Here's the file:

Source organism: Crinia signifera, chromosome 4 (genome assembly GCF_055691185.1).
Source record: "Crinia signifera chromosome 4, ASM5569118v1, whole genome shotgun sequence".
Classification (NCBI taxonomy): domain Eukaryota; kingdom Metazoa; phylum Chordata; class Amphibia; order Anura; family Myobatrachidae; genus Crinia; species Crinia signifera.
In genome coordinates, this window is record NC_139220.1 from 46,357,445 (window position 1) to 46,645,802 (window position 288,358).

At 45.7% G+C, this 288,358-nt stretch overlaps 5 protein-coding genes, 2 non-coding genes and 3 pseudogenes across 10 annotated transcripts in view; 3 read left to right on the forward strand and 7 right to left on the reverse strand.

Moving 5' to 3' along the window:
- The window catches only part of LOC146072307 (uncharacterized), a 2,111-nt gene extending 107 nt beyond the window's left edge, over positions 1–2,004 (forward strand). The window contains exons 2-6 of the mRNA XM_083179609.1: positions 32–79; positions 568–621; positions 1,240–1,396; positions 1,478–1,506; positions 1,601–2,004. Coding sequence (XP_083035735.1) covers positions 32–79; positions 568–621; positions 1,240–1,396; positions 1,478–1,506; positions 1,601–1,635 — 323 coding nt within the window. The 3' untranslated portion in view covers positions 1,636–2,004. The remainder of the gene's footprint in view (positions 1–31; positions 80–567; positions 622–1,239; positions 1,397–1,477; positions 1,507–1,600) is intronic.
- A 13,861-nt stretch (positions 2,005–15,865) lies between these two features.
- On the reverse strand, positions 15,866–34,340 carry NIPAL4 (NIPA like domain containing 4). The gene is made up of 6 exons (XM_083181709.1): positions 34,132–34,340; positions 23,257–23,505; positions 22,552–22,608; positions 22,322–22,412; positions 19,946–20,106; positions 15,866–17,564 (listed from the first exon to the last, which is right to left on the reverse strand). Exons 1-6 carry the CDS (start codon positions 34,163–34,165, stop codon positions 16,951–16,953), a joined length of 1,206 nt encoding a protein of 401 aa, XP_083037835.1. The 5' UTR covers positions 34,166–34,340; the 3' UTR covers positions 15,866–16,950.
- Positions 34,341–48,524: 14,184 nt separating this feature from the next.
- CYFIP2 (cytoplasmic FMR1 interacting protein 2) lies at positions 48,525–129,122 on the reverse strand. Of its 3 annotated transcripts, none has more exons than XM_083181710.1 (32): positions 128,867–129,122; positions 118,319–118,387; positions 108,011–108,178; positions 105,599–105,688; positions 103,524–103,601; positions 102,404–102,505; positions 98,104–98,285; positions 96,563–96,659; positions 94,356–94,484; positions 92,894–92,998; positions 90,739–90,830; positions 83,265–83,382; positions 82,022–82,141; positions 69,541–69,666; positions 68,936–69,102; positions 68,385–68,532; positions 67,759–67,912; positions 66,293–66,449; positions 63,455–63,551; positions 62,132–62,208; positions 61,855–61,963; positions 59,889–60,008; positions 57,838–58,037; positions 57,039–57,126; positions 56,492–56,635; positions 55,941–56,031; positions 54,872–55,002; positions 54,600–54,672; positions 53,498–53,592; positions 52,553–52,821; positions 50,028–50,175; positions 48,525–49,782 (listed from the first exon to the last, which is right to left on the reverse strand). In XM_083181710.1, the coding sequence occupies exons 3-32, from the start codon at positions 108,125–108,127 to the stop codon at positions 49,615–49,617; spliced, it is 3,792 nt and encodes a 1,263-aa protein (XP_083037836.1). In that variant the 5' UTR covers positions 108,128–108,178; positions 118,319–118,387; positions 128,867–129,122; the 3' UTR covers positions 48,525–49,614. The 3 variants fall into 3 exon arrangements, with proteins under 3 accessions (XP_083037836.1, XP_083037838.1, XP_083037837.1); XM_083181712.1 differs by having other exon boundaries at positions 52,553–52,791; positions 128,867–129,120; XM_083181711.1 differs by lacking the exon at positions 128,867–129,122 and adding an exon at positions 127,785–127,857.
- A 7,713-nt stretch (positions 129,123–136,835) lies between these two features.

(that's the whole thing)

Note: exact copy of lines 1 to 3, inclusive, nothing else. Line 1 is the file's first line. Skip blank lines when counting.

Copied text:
Source organism: Crinia signifera, chromosome 4 (genome assembly GCF_055691185.1).
Source record: "Crinia signifera chromosome 4, ASM5569118v1, whole genome shotgun sequence".
Classification (NCBI taxonomy): domain Eukaryota; kingdom Metazoa; phylum Chordata; class Amphibia; order Anura; family Myobatrachidae; genus Crinia; species Crinia signifera.